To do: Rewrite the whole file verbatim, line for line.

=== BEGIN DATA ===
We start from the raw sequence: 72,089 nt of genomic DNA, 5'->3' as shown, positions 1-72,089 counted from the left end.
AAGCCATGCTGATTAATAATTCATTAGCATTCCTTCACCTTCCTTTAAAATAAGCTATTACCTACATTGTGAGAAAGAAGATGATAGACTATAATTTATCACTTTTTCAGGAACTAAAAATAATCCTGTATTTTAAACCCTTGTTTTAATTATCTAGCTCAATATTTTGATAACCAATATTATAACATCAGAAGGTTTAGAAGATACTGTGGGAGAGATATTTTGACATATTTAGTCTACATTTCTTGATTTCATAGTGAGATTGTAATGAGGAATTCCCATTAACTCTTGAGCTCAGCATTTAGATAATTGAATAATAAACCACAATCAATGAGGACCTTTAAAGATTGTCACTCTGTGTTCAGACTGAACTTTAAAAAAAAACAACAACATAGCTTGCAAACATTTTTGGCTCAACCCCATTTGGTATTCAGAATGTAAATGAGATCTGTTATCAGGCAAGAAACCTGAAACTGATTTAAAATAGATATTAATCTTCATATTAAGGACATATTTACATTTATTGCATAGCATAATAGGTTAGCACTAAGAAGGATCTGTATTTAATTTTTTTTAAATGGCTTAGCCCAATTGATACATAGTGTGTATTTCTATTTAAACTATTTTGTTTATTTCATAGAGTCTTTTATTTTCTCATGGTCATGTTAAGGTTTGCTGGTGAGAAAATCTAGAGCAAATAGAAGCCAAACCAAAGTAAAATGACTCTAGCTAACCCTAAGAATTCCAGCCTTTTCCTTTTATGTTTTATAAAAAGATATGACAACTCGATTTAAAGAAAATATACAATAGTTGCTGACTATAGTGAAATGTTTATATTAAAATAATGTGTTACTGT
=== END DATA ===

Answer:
We start from the raw sequence: 72,089 nt of genomic DNA, 5'->3' as shown, positions 1-72,089 counted from the left end.
AAGCCATGCTGATTAATAATTCATTAGCATTCCTTCACCTTCCTTTAAAATAAGCTATTACCTACATTGTGAGAAAGAAGATGATAGACTATAATTTATCACTTTTTCAGGAACTAAAAATAATCCTGTATTTTAAACCCTTGTTTTAATTATCTAGCTCAATATTTTGATAACCAATATTATAACATCAGAAGGTTTAGAAGATACTGTGGGAGAGATATTTTGACATATTTAGTCTACATTTCTTGATTTCATAGTGAGATTGTAATGAGGAATTCCCATTAACTCTTGAGCTCAGCATTTAGATAATTGAATAATAAACCACAATCAATGAGGACCTTTAAAGATTGTCACTCTGTGTTCAGACTGAACTTTAAAAAAAAACAACAACATAGCTTGCAAACATTTTTGGCTCAACCCCATTTGGTATTCAGAATGTAAATGAGATCTGTTATCAGGCAAGAAACCTGAAACTGATTTAAAATAGATATTAATCTTCATATTAAGGACATATTTACATTTATTGCATAGCATAATAGGTTAGCACTAAGAAGGATCTGTATTTAATTTTTTTTAAATGGCTTAGCCCAATTGATACATAGTGTGTATTTCTATTTAAACTATTTTGTTTATTTCATAGAGTCTTTTATTTTCTCATGGTCATGTTAAGGTTTGCTGGTGAGAAAATCTAGAGCAAATAGAAGCCAAACCAAAGTAAAATGACTCTAGCTAACCCTAAGAATTCCAGCCTTTTCCTTTTATGTTTTATAAAAAGATATGACAACTCGATTTAAAGAAAATATACAATAGTTGCTGACTATAGTGAAATGTTTATATTAAAATAATGTGTTACTGT